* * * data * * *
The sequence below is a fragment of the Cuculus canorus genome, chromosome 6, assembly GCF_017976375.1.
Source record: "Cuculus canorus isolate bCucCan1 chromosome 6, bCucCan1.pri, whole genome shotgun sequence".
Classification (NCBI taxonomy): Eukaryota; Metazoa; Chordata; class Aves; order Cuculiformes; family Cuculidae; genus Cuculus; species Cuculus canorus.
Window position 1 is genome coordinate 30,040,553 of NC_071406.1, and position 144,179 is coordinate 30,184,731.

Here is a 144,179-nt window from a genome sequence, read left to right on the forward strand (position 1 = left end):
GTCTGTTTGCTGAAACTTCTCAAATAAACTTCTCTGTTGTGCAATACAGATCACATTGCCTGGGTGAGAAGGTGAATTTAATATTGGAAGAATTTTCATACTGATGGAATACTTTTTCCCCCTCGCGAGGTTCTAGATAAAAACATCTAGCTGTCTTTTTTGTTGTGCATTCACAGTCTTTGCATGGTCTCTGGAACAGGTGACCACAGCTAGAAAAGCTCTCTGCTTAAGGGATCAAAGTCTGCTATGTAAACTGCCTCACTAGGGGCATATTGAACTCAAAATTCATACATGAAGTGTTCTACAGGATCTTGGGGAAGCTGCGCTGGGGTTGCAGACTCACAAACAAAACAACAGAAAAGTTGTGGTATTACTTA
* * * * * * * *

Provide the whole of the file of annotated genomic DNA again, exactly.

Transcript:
The sequence below is a fragment of the Cuculus canorus genome, chromosome 6, assembly GCF_017976375.1.
Source record: "Cuculus canorus isolate bCucCan1 chromosome 6, bCucCan1.pri, whole genome shotgun sequence".
Classification (NCBI taxonomy): Eukaryota; Metazoa; Chordata; class Aves; order Cuculiformes; family Cuculidae; genus Cuculus; species Cuculus canorus.
Window position 1 is genome coordinate 30,040,553 of NC_071406.1, and position 144,179 is coordinate 30,184,731.

Here is a 144,179-nt window from a genome sequence, read left to right on the forward strand (position 1 = left end):
GTCTGTTTGCTGAAACTTCTCAAATAAACTTCTCTGTTGTGCAATACAGATCACATTGCCTGGGTGAGAAGGTGAATTTAATATTGGAAGAATTTTCATACTGATGGAATACTTTTTCCCCCTCGCGAGGTTCTAGATAAAAACATCTAGCTGTCTTTTTTGTTGTGCATTCACAGTCTTTGCATGGTCTCTGGAACAGGTGACCACAGCTAGAAAAGCTCTCTGCTTAAGGGATCAAAGTCTGCTATGTAAACTGCCTCACTAGGGGCATATTGAACTCAAAATTCATACATGAAGTGTTCTACAGGATCTTGGGGAAGCTGCGCTGGGGTTGCAGACTCACAAACAAAACAACAGAAAAGTTGTGGTATTACTTA